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Assessment of Relationship of Ketamine Dose With Magnetic Resonance Spectroscopy of Glx and GABA Responses in Adults With Major Depression

Authors
  • Milak, Matthew S.1, 2
  • Rashid, Rain1, 2
  • Dong, Zhengchao1, 2
  • Kegeles, Lawrence S.1, 2, 3
  • Grunebaum, Michael F.1, 2
  • Ogden, R. Todd2, 4
  • Lin, Xuejing2, 4
  • Mulhern, Stephanie T.1, 2
  • Suckow, Raymond F.1, 2, 5
  • Cooper, Thomas B.1, 2, 5
  • Keilp, John G.1, 2
  • Mao, Xiangling6
  • Shungu, Dikoma C.6
  • Mann, J. John1, 2, 3
  • 1 Department of Psychiatry, College of Physicians and Surgeons, Columbia University, New York, New York
  • 2 Molecular Imaging and Neuropathology Division, The New York State Psychiatric Institute, New York
  • 3 Department of Radiology, College of Physicians and Surgeons, Columbia University, New York, New York
  • 4 Department of Biostatistics, Mailman School of Public Health, Columbia University, New York, New York
  • 5 Analytical Psychopharmacology Laboratory, The Nathan S. Kline Institute for Psychiatric Research, Orangeburg, New York
  • 6 Department of Radiology, Weill Cornell Medicine, New York, New York
Type
Published Article
Journal
JAMA Network Open
Publisher
American Medical Association
Publication Date
Aug 12, 2020
Volume
3
Issue
8
Identifiers
DOI: 10.1001/jamanetworkopen.2020.13211
PMID: 32785636
PMCID: PMC7424409
Source
PubMed Central
Disciplines
  • Psychiatry
License
Green
External links

Abstract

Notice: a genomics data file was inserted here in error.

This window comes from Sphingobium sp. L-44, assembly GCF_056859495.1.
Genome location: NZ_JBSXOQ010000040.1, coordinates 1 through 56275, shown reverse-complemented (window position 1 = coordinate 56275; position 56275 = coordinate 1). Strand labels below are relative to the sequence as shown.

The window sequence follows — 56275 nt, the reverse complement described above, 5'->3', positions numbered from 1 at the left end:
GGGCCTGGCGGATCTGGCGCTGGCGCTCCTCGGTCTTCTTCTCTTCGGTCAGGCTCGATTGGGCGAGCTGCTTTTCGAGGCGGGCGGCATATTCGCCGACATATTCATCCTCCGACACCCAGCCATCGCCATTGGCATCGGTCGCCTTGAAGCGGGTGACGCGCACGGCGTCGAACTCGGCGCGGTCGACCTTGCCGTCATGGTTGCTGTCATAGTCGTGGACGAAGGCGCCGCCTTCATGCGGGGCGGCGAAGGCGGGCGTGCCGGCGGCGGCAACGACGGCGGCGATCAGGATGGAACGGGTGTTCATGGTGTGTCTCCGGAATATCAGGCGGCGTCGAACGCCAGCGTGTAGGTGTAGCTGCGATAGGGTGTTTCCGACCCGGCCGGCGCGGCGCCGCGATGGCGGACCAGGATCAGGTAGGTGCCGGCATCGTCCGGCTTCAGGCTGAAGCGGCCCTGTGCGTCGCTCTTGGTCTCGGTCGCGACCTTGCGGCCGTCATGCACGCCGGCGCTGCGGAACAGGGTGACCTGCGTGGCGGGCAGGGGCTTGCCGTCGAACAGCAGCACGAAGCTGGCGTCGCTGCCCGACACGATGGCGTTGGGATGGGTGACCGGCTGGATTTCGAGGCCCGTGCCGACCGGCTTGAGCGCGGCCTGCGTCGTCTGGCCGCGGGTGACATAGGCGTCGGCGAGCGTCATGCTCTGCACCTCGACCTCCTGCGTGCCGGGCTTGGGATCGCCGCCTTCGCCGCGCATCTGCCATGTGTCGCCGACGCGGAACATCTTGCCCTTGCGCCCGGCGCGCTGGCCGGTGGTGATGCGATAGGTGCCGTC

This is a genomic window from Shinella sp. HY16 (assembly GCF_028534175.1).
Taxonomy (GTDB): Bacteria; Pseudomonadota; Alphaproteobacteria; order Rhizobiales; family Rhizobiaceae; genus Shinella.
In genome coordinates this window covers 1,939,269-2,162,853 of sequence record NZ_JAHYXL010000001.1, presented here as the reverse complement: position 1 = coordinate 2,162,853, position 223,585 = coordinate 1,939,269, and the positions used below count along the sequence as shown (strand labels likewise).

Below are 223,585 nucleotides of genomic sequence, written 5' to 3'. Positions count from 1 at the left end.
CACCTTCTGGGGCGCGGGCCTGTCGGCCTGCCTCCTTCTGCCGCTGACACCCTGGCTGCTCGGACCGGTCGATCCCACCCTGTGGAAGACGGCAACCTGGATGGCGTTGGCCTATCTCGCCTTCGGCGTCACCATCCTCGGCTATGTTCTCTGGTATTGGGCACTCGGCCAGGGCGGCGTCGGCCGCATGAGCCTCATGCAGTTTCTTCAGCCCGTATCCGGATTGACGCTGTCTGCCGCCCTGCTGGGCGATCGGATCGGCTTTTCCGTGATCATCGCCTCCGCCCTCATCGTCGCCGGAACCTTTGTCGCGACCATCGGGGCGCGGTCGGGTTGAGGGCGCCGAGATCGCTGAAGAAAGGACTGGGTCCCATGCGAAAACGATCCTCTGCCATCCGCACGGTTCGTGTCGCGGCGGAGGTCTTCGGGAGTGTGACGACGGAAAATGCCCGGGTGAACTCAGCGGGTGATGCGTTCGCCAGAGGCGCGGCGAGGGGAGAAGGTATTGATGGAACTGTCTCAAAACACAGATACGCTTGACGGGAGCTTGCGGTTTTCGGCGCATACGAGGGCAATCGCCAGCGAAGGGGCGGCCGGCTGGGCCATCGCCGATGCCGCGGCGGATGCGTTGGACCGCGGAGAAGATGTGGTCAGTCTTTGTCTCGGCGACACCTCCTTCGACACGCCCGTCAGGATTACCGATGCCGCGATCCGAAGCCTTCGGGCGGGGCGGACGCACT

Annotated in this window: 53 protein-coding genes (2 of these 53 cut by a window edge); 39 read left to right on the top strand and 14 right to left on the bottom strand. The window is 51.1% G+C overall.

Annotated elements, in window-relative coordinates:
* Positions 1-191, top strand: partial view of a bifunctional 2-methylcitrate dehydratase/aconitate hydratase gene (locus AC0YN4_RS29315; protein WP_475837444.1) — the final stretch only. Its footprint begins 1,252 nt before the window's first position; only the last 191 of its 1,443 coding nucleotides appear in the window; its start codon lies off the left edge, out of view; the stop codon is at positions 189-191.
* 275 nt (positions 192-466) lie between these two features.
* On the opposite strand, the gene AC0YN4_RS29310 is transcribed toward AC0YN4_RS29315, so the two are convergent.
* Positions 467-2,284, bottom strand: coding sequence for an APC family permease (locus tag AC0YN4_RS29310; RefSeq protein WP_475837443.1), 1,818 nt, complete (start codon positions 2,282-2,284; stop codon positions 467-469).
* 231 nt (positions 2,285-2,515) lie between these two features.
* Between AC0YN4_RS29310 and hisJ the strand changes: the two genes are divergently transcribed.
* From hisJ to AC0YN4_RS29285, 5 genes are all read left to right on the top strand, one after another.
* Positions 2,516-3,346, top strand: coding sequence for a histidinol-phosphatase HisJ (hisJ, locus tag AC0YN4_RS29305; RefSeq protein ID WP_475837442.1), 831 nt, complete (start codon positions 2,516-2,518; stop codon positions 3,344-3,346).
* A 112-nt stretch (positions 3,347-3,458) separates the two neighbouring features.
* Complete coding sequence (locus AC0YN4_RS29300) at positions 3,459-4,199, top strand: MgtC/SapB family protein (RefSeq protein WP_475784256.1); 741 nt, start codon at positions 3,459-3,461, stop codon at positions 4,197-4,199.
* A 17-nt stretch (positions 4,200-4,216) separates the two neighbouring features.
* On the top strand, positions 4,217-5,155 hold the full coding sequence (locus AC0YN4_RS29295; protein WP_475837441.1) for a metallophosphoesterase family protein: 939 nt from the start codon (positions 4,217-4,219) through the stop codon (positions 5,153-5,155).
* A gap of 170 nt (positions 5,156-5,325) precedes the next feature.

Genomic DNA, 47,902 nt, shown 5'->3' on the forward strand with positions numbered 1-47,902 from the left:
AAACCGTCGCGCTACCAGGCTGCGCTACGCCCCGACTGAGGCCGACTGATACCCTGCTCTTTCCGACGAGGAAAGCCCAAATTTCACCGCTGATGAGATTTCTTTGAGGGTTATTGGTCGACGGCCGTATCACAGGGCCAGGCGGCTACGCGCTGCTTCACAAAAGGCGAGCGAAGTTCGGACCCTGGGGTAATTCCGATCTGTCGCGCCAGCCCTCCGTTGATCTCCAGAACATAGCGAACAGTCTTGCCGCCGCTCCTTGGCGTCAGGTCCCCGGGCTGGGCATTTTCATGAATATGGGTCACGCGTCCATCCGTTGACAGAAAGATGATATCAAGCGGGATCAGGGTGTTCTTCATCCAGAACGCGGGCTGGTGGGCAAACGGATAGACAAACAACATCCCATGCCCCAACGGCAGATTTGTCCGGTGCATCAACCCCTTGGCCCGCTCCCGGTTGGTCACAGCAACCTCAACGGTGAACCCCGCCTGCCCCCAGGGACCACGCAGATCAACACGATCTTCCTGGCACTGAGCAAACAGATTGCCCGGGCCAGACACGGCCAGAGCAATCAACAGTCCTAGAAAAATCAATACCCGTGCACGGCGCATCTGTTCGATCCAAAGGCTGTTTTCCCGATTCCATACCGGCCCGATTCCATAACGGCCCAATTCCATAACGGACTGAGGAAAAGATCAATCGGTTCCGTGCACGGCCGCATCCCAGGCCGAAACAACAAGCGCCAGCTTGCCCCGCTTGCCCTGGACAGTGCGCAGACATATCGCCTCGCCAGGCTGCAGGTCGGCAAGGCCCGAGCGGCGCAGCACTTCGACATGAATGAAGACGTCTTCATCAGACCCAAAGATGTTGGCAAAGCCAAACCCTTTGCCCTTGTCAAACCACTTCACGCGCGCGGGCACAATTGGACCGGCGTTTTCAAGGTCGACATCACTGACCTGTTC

Importance A single subanesthetic dose of ketamine produces an antidepressant response in patients with major depressive disorder (MDD) within hours, but the mechanism of antidepressant effect is uncertain. Objective To evaluate whether ketamine dose and brain glutamate and glutamine (Glx) and γ-aminobutyric acid (GABA) level responses to ketamine are related to antidepressant benefit and adverse effects. Design, Setting, and Participants This randomized, parallel-group, triple-masked clinical trial included 38 physically healthy, psychotropic medication–free adult outpatients who were in a major depressive episode of MDD but not actively suicidal. The trial was conducted at Columbia University Medical Center. Data were collected from February 2012 to May 2015. Data analysis was conducted from January to March 2020. Intervention Participants received 1 dose of placebo or ketamine (0.1, 0.2, 0.3, 0.4, or 0.5 mg/kg) intravenously during 40 minutes of a proton magnetic resonance spectroscopy scan that measured ventro-medial prefrontal cortex Glx and GABA levels in 13-minute data frames. Main Outcomes and Measures Clinical improvement was measured using a 22-item version of the Hamilton Depression Rating Scale (HDRS-22) 24 hours after ketamine was administered. Ketamine and metabolite blood levels were measured after the scan. Results A total of 38 individuals participated in the study, with a mean (SD) age of 38.6 (11.2) years, 23 (60.5%) women, and 25 (65.8%) White patients. Improvement in HDRS-22 score at 24 hours correlated positively with ketamine dose ( t 36 = 2.81; P = .008; slope estimate, 19.80 [95% CI, 5.49 to 34.11]) and blood level ( t 36 = 2.25; P = .03; slope estimate, 0.070 [95% CI, 0.007 to 0.133]). The lower the Glx response, the better the antidepressant response ( t 33 = −2.400; P = .02; slope estimate, −9.85 [95% CI, −18.2 to −1.50]). Although GABA levels correlated with Glx ( t 33 = 8.117; P < .001; slope estimate, 0.510 [95% CI, 0.382 to 0.638]), GABA response did not correlate with antidepressant effect. When both ketamine dose and Glx response were included in a mediation analysis model, ketamine dose was no longer associated with antidepressant effect, indicating that Glx response mediated the relationship. Adverse effects were related to blood levels in men only ( t 5 = 2.606; P = .048; estimated slope, 0.093 [95% CI, 0.001 to 0.186]), but Glx and GABA response were not related to adverse effects. Conclusions and Relevance In this study, intravenous ketamine dose and blood levels correlated positively with antidepressant response. The Glx response correlated inversely with ketamine dose and with antidepressant effect. Future studies are needed to determine whether the relationship between Glx level and antidepressant effect is due to glutamate or glutamine. Trial Registration ClinicalTrials.gov Identifier: NCT01558063

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